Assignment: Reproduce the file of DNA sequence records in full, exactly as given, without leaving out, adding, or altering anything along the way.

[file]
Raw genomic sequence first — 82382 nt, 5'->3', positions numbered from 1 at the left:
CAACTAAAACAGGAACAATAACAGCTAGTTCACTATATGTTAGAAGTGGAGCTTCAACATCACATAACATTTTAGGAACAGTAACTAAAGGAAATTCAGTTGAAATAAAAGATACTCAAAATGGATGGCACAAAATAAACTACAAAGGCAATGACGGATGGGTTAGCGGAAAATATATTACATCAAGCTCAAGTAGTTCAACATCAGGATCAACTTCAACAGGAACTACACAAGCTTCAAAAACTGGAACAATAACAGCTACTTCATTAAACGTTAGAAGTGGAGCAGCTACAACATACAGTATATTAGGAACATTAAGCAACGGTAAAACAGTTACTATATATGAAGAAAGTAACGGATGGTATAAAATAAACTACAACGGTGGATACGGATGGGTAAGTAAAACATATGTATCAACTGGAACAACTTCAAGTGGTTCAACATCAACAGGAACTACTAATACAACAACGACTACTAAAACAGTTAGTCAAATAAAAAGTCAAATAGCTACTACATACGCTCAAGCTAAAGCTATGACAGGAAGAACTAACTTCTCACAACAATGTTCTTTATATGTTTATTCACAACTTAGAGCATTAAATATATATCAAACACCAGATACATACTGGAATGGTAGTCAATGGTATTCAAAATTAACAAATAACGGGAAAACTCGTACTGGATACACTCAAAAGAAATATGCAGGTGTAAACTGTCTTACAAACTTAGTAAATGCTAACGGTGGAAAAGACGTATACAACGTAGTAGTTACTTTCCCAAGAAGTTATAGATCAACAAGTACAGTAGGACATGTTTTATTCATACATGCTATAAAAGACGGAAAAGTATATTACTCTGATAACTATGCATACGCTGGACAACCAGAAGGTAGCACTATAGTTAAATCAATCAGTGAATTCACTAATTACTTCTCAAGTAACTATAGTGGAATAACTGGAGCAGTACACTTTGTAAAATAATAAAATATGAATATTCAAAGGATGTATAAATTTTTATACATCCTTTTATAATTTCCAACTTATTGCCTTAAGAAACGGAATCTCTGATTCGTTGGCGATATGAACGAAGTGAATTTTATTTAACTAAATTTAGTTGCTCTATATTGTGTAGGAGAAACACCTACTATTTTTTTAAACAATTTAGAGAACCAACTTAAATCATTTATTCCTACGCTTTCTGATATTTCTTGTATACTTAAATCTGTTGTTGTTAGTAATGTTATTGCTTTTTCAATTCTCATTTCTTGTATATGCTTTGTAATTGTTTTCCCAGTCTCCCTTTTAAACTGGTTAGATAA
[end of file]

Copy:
Raw genomic sequence first — 82382 nt, 5'->3', positions numbered from 1 at the left:
CAACTAAAACAGGAACAATAACAGCTAGTTCACTATATGTTAGAAGTGGAGCTTCAACATCACATAACATTTTAGGAACAGTAACTAAAGGAAATTCAGTTGAAATAAAAGATACTCAAAATGGATGGCACAAAATAAACTACAAAGGCAATGACGGATGGGTTAGCGGAAAATATATTACATCAAGCTCAAGTAGTTCAACATCAGGATCAACTTCAACAGGAACTACACAAGCTTCAAAAACTGGAACAATAACAGCTACTTCATTAAACGTTAGAAGTGGAGCAGCTACAACATACAGTATATTAGGAACATTAAGCAACGGTAAAACAGTTACTATATATGAAGAAAGTAACGGATGGTATAAAATAAACTACAACGGTGGATACGGATGGGTAAGTAAAACATATGTATCAACTGGAACAACTTCAAGTGGTTCAACATCAACAGGAACTACTAATACAACAACGACTACTAAAACAGTTAGTCAAATAAAAAGTCAAATAGCTACTACATACGCTCAAGCTAAAGCTATGACAGGAAGAACTAACTTCTCACAACAATGTTCTTTATATGTTTATTCACAACTTAGAGCATTAAATATATATCAAACACCAGATACATACTGGAATGGTAGTCAATGGTATTCAAAATTAACAAATAACGGGAAAACTCGTACTGGATACACTCAAAAGAAATATGCAGGTGTAAACTGTCTTACAAACTTAGTAAATGCTAACGGTGGAAAAGACGTATACAACGTAGTAGTTACTTTCCCAAGAAGTTATAGATCAACAAGTACAGTAGGACATGTTTTATTCATACATGCTATAAAAGACGGAAAAGTATATTACTCTGATAACTATGCATACGCTGGACAACCAGAAGGTAGCACTATAGTTAAATCAATCAGTGAATTCACTAATTACTTCTCAAGTAACTATAGTGGAATAACTGGAGCAGTACACTTTGTAAAATAATAAAATATGAATATTCAAAGGATGTATAAATTTTTATACATCCTTTTATAATTTCCAACTTATTGCCTTAAGAAACGGAATCTCTGATTCGTTGGCGATATGAACGAAGTGAATTTTATTTAACTAAATTTAGTTGCTCTATATTGTGTAGGAGAAACACCTACTATTTTTTTAAACAATTTAGAGAACCAACTTAAATCATTTATTCCTACGCTTTCTGATATTTCTTGTATACTTAAATCTGTTGTTGTTAGTAATGTTATTGCTTTTTCAATTCTCATTTCTTGTATATGCTTTGTAATTGTTTTCCCAGTCTCCCTTTTAAACTGGTTAGATAA